Putting Humans into the Visual Equation
(Above: It would be difficult for even a powerful computer to recognize James Davis in all of these photos. For a human, the task is trivial.)
Machine vision has come a long way in the past couple of decades, but reliable high-accuracy systems that conduct small-scale image analysis remain elusive, says James Davis, associate professor of computer science at UC Santa Cruz. As an expert in the field, Davis frequently fields calls from entrepreneurs seeking advice: “We have this great business idea,” they say, “but we need to work out one little technical detail.” Then they go on to explain that the computer must compare photos taken of cell samples, say, to stored images of different pathological cells. Or to do a web search for all on-sale swimsuits resembling the one on the cover of the current issue of Vanity Fair.
These may all be good ideas, says Davis, but they assume that computer vision is about twenty years more advanced than it is. “It just doesn’t work as well as they need it to in order to get reliably accurate results.”
Given the growing power of computer algorithms, people are often surprised by the lagging capability of machine vision. After all, says Davis, matching photos is a trivial job for almost any human. “You don’t need to be educated, specially trained, or even literate.”
Of course, businesses manipulating and comparing images could hire humans to match up web images for them—and some businesses do. The rise of microwork marketplaces such as Mechanical Turk, Samasource, and CrowdFlower have created new pools of potential labor for these jobs and platforms for reaching them. But conducting purely human searches of big data bases would be expensive and laborious. If there are 100,000 images of faces in a data base and the task requires finding two belonging to the same person, a human would have to look at all the images. Even if an employee were only paid one cent per image, it would cost $1,000 to conduct the search.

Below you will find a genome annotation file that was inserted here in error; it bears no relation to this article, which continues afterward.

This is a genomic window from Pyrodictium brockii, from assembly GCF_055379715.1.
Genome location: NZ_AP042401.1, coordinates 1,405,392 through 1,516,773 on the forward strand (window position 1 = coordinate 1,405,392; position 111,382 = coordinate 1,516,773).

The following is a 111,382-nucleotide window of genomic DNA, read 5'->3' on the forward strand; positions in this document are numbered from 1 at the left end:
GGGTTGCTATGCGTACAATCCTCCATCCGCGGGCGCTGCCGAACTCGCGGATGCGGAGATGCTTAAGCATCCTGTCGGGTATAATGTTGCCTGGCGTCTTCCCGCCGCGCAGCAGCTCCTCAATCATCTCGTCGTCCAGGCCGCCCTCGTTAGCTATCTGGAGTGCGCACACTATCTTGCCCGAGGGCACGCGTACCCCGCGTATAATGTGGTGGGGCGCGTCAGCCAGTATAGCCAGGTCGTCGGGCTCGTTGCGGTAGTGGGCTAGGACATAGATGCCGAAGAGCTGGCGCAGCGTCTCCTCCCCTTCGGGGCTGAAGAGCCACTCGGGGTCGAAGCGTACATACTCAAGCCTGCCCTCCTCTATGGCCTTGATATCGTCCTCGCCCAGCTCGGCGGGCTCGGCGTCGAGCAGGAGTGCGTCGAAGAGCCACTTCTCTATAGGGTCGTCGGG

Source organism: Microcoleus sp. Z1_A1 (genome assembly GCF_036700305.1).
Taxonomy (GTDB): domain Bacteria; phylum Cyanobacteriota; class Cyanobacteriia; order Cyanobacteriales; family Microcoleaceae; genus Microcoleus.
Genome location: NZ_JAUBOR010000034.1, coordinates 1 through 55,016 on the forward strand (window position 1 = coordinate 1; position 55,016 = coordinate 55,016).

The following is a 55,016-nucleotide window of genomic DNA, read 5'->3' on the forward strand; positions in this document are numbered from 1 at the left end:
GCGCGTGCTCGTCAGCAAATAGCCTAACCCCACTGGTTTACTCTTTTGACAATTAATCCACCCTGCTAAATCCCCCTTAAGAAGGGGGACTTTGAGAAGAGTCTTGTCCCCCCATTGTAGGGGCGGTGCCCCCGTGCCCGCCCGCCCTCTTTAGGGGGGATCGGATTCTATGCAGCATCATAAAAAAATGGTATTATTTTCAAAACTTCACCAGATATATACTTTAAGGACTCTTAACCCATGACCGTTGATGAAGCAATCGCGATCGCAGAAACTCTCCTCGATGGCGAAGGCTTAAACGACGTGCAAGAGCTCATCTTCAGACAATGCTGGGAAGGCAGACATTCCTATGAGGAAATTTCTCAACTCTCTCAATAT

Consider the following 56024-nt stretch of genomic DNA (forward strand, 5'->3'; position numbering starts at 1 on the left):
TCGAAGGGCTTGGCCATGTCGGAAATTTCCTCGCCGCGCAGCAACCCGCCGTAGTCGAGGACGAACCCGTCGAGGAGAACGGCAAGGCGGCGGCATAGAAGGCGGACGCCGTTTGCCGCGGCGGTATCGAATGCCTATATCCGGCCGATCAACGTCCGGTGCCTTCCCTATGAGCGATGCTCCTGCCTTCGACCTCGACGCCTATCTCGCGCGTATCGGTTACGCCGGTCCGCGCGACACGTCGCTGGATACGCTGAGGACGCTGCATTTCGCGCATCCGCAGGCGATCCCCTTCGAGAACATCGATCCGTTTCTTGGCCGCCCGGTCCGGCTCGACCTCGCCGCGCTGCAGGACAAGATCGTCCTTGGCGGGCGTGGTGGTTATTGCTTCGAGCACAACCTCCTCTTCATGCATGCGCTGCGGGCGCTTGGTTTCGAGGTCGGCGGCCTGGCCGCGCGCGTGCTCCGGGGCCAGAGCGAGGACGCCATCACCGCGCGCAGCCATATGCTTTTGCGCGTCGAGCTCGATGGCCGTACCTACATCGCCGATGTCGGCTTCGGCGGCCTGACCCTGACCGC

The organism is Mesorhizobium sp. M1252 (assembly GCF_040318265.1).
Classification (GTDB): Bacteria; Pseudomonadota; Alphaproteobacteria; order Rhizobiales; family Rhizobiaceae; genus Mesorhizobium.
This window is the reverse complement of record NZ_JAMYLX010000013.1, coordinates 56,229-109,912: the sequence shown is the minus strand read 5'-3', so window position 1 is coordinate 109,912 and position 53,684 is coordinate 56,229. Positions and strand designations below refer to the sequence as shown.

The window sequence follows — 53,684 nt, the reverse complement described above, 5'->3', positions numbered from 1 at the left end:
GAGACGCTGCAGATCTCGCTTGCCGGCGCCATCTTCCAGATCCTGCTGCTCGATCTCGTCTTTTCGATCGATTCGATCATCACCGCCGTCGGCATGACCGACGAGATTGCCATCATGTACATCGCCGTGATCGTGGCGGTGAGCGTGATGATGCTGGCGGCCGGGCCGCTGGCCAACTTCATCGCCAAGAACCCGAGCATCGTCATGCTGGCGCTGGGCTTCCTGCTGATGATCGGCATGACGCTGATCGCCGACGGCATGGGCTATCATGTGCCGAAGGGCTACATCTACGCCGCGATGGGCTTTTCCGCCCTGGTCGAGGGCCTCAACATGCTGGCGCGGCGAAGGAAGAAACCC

“That’s not going to be just another tab in PhotoShop!” says Davis.
But an inexpensive automated system could do parts of the search quickly and efficiently, zeroing in on a small set of fairly high quality results, though it would probably come up with a few dead wrong conclusions, says Davis. If that set of results was forwarded on to humans, they could confirm the results or decide ambiguous cases. Davis terms people recruited to do such work Human Processing Units (HPUs).
The trick, he adds, may be to hybridize the two approaches: have the computer algorithms do the initial searches and then, at the right moment, plug human employees into the equation “to look at those results, validate the positives, and weed out the duds.” The hard part, and the one that Davis is trying to tackle with help from a $50,000 CITRIS seed grant, is to make seamless the interface between the automated algorithmic part of the job and the human part. Roughly, engineers would write computer code, but some of the lines of code say “ask a person in platform a if x is an image of the same thing as y.”